You can add more or less broth depending on how soupy you would like the final result, this combination is popular as an actual soup as well. All quantities are flexible.

Serve with toast.

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[This recipe is adapted from one from about.com, which I can’t find anymore.]

on the menu: the perfect soft-boiled egg, ramen-wise

On June 25, 2014 by theseventhsphinx

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The physical and chemical properties of eggs are pretty much endlessly interesting to me, and I can eat eggs every day. Was craving ramen after reading this great breakdown of why it is easier to get a great soft-boiled egg (that is also easier to peel) if you start the egg in boiling water. This is a 6 minute egg dropped into a rapid boil, and somewhere between 5 and 6 I find just right for this application.

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Ramen (again) with all the garnishes I can fit, aided by the use of a generous bowl (I love this one from Finnish brand Arabia, ideal for me in curvature, size and weight).

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Bon!

on the menu: paella mixta

On May 22, 2014 by theseventhsphinx

So, after reading about 100 paella recipes, I determined that one need only get the ratio of rice to broth correct, and use a good quality broth, and an appropriate grain of rice, and beyond this anything goes. A creature of endless flexibility, is paella.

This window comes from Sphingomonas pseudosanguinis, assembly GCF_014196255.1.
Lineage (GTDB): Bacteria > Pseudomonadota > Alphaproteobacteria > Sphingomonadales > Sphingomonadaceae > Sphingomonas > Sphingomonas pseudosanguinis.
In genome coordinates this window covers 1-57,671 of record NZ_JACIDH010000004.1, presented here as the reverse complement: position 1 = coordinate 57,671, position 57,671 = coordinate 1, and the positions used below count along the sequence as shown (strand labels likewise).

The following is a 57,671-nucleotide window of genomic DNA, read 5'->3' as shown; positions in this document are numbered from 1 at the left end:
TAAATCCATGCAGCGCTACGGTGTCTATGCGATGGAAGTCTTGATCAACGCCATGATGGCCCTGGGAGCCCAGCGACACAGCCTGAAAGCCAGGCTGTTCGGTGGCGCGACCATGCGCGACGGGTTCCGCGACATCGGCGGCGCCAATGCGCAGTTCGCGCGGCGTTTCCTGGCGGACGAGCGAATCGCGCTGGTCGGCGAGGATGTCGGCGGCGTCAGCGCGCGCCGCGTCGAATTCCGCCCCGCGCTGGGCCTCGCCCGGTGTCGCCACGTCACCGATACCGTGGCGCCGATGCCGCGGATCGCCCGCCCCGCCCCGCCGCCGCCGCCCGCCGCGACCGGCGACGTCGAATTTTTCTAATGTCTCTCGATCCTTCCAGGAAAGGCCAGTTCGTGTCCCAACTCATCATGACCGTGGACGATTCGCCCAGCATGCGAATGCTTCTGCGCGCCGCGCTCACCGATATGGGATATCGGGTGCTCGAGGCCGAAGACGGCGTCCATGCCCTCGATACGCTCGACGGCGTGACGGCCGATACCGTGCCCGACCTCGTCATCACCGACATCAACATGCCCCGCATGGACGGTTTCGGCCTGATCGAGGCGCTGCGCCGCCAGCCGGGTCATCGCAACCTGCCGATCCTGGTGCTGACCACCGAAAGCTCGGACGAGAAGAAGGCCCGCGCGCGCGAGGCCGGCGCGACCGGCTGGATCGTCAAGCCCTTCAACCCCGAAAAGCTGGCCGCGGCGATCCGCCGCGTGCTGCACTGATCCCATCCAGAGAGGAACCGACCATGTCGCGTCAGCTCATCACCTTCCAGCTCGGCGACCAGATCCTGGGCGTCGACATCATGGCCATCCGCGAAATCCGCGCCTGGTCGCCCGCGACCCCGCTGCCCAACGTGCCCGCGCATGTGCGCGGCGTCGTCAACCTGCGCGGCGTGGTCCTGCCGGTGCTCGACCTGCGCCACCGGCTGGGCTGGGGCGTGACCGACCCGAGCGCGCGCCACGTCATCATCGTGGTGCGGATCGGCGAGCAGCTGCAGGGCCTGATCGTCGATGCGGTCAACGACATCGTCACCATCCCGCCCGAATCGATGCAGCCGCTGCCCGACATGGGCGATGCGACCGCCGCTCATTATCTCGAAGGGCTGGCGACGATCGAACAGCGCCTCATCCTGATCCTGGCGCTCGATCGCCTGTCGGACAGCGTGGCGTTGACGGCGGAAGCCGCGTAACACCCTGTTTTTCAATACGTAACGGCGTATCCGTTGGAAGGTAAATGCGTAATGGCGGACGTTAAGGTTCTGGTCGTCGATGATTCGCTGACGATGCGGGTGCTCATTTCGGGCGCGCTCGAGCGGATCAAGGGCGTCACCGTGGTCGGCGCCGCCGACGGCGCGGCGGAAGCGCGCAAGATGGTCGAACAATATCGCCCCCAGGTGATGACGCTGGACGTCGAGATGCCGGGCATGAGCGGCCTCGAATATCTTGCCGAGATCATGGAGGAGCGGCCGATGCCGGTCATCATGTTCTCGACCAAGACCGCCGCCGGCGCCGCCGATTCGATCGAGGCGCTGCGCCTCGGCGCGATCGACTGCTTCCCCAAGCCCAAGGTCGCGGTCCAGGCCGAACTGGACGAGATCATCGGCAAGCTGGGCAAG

I opted for a mix of poultry and seafood, a paella mixta, and baked it to finish, a somewhat friendlier way to get an evenly cooked end result when cooking inside, particularly on an electric range.  [I am determined to have, in some future existence, a gas range (and a bathtub).]

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Here we have chicken, artichokes, snails, mussels, green beans, a highly influential sprig of rosemary (one recipe suggested adding either snails or rosemary, which I found intriguing, that they would be substitutes of some kind) and a base of garlic/onions/tomatoes/bell peppers/pimentòn. This is arborio rice, a pretty common substitute for the traditional Spanish bomba rice, which is not hard to find online now but kind of expensive. I overcooked it slightly. Was pleased overall, and inspired to experiment with other rices. Bomba. Valencia. Calasparra. Good names.